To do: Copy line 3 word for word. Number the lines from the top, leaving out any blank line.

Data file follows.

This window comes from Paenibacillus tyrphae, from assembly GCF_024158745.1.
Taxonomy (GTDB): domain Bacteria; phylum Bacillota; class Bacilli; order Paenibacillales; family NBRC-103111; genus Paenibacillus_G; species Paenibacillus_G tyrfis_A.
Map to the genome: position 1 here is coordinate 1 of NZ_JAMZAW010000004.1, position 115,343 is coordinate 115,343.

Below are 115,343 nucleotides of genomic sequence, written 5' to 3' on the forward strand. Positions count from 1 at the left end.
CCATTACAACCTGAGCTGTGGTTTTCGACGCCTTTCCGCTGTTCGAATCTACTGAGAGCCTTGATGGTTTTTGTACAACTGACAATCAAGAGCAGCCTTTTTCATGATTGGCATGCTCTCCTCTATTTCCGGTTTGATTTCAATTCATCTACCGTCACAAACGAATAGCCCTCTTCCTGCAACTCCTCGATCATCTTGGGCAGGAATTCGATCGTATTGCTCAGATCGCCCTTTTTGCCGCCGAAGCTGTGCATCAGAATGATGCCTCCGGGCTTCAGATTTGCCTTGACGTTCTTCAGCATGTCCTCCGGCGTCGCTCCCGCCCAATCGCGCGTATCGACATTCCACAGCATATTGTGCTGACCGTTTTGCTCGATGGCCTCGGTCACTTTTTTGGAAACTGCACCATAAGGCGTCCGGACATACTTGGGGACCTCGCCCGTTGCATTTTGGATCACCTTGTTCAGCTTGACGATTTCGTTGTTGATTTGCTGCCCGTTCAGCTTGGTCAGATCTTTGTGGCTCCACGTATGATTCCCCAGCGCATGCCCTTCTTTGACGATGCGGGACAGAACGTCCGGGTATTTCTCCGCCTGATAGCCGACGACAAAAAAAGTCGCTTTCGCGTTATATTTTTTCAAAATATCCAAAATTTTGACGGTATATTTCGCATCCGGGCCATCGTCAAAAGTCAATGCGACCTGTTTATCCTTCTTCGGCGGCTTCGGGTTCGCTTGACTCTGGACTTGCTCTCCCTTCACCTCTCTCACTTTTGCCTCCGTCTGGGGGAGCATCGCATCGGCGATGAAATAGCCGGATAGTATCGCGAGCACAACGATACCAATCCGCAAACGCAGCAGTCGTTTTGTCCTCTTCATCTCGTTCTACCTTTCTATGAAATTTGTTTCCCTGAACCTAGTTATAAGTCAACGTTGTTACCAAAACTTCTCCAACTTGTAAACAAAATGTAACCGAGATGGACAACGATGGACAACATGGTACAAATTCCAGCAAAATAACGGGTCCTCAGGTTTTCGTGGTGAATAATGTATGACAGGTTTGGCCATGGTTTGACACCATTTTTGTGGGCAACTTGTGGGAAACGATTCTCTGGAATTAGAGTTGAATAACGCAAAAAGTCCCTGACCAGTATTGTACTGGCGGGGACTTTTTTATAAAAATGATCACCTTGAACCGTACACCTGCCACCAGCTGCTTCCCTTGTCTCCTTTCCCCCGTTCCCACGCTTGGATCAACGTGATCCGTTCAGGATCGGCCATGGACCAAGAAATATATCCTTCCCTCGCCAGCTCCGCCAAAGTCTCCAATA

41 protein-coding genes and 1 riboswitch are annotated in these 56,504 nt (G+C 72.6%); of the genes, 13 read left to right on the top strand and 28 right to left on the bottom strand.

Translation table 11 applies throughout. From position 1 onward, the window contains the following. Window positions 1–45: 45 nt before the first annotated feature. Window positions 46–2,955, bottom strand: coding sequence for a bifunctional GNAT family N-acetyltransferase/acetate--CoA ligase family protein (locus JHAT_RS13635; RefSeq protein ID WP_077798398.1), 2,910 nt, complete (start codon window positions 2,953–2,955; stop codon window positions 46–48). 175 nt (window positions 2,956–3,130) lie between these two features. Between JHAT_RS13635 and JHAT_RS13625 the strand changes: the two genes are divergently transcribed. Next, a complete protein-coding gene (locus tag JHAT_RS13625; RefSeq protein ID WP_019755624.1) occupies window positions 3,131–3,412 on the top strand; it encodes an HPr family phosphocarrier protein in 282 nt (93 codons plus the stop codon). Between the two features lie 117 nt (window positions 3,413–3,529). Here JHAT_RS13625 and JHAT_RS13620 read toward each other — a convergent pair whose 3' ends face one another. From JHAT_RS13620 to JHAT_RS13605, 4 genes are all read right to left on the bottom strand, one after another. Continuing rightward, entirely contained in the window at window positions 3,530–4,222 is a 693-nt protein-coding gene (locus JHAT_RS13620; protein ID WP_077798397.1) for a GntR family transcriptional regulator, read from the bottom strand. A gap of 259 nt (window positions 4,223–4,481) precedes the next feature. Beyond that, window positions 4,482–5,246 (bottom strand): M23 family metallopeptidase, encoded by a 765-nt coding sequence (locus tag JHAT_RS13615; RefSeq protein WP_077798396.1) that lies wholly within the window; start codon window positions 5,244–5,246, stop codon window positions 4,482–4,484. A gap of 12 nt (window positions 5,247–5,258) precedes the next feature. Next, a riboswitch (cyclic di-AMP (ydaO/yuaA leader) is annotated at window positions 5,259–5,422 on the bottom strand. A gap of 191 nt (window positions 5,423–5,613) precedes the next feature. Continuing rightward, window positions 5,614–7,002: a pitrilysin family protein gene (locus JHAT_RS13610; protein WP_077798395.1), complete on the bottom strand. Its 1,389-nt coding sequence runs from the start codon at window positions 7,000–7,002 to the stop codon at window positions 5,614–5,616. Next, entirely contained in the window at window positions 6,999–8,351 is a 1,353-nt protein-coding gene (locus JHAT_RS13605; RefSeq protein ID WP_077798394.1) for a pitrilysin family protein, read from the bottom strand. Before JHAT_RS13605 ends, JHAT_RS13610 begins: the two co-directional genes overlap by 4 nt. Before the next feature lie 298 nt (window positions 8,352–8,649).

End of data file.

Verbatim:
Map to the genome: position 1 here is coordinate 1 of NZ_JAMZAW010000004.1, position 115,343 is coordinate 115,343.